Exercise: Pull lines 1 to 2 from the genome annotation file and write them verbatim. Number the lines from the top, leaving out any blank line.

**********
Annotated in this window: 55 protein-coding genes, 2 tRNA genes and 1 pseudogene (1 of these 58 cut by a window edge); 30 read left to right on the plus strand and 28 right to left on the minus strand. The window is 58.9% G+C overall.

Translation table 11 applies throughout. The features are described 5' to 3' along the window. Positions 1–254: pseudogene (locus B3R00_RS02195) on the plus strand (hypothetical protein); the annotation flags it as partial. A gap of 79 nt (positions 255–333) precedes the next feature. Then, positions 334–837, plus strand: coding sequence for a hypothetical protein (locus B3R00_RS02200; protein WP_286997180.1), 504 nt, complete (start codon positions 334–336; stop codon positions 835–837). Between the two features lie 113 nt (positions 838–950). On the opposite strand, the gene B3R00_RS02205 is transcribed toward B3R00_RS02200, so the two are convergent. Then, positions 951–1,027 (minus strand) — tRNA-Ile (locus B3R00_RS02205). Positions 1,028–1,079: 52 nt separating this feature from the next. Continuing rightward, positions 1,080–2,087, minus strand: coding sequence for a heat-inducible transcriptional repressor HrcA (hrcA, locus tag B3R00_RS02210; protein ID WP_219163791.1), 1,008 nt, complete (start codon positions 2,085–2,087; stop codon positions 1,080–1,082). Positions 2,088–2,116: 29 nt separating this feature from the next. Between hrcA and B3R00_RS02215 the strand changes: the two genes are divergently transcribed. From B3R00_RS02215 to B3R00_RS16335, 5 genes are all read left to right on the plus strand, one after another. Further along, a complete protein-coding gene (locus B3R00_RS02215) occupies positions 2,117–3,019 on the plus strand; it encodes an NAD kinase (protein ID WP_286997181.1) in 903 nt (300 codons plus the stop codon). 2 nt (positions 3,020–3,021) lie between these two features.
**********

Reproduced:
Annotated in this window: 55 protein-coding genes, 2 tRNA genes and 1 pseudogene (1 of these 58 cut by a window edge); 30 read left to right on the plus strand and 28 right to left on the minus strand. The window is 58.9% G+C overall.

Translation table 11 applies throughout. The features are described 5' to 3' along the window. Positions 1–254: pseudogene (locus B3R00_RS02195) on the plus strand (hypothetical protein); the annotation flags it as partial. A gap of 79 nt (positions 255–333) precedes the next feature. Then, positions 334–837, plus strand: coding sequence for a hypothetical protein (locus B3R00_RS02200; protein WP_286997180.1), 504 nt, complete (start codon positions 334–336; stop codon positions 835–837). Between the two features lie 113 nt (positions 838–950). On the opposite strand, the gene B3R00_RS02205 is transcribed toward B3R00_RS02200, so the two are convergent. Then, positions 951–1,027 (minus strand) — tRNA-Ile (locus B3R00_RS02205). Positions 1,028–1,079: 52 nt separating this feature from the next. Continuing rightward, positions 1,080–2,087, minus strand: coding sequence for a heat-inducible transcriptional repressor HrcA (hrcA, locus tag B3R00_RS02210; protein ID WP_219163791.1), 1,008 nt, complete (start codon positions 2,085–2,087; stop codon positions 1,080–1,082). Positions 2,088–2,116: 29 nt separating this feature from the next. Between hrcA and B3R00_RS02215 the strand changes: the two genes are divergently transcribed. From B3R00_RS02215 to B3R00_RS16335, 5 genes are all read left to right on the plus strand, one after another. Further along, a complete protein-coding gene (locus B3R00_RS02215) occupies positions 2,117–3,019 on the plus strand; it encodes an NAD kinase (protein ID WP_286997181.1) in 903 nt (300 codons plus the stop codon). 2 nt (positions 3,020–3,021) lie between these two features.